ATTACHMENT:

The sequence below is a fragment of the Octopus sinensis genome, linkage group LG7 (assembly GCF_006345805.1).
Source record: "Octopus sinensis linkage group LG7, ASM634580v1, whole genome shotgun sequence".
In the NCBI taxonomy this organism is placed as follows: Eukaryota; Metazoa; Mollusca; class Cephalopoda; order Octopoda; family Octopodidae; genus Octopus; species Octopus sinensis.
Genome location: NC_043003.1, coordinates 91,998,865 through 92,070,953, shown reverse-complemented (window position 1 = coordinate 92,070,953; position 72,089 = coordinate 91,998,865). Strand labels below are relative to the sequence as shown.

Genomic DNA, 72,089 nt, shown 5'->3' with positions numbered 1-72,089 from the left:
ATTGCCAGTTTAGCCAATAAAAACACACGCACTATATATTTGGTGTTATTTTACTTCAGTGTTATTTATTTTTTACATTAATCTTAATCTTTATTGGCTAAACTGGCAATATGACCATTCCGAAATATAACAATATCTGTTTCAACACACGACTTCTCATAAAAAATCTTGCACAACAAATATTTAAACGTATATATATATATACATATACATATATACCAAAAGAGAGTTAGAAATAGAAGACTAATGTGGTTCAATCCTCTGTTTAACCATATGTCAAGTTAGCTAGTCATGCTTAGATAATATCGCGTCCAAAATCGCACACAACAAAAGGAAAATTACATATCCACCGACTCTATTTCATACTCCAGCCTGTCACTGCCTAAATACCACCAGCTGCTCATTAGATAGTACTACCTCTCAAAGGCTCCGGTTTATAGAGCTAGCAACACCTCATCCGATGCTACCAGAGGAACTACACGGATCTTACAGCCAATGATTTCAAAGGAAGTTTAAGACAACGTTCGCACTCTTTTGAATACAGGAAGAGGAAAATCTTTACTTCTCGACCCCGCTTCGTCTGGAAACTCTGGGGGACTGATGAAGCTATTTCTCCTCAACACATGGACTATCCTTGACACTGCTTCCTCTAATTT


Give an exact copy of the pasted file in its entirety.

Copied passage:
The sequence below is a fragment of the Octopus sinensis genome, linkage group LG7 (assembly GCF_006345805.1).
Source record: "Octopus sinensis linkage group LG7, ASM634580v1, whole genome shotgun sequence".
In the NCBI taxonomy this organism is placed as follows: Eukaryota; Metazoa; Mollusca; class Cephalopoda; order Octopoda; family Octopodidae; genus Octopus; species Octopus sinensis.
Genome location: NC_043003.1, coordinates 91,998,865 through 92,070,953, shown reverse-complemented (window position 1 = coordinate 92,070,953; position 72,089 = coordinate 91,998,865). Strand labels below are relative to the sequence as shown.

Genomic DNA, 72,089 nt, shown 5'->3' with positions numbered 1-72,089 from the left:
ATTGCCAGTTTAGCCAATAAAAACACACGCACTATATATTTGGTGTTATTTTACTTCAGTGTTATTTATTTTTTACATTAATCTTAATCTTTATTGGCTAAACTGGCAATATGACCATTCCGAAATATAACAATATCTGTTTCAACACACGACTTCTCATAAAAAATCTTGCACAACAAATATTTAAACGTATATATATATATACATATACATATATACCAAAAGAGAGTTAGAAATAGAAGACTAATGTGGTTCAATCCTCTGTTTAACCATATGTCAAGTTAGCTAGTCATGCTTAGATAATATCGCGTCCAAAATCGCACACAACAAAAGGAAAATTACATATCCACCGACTCTATTTCATACTCCAGCCTGTCACTGCCTAAATACCACCAGCTGCTCATTAGATAGTACTACCTCTCAAAGGCTCCGGTTTATAGAGCTAGCAACACCTCATCCGATGCTACCAGAGGAACTACACGGATCTTACAGCCAATGATTTCAAAGGAAGTTTAAGACAACGTTCGCACTCTTTTGAATACAGGAAGAGGAAAATCTTTACTTCTCGACCCCGCTTCGTCTGGAAACTCTGGGGGACTGATGAAGCTATTTCTCCTCAACACATGGACTATCCTTGACACTGCTTCCTCTAATTT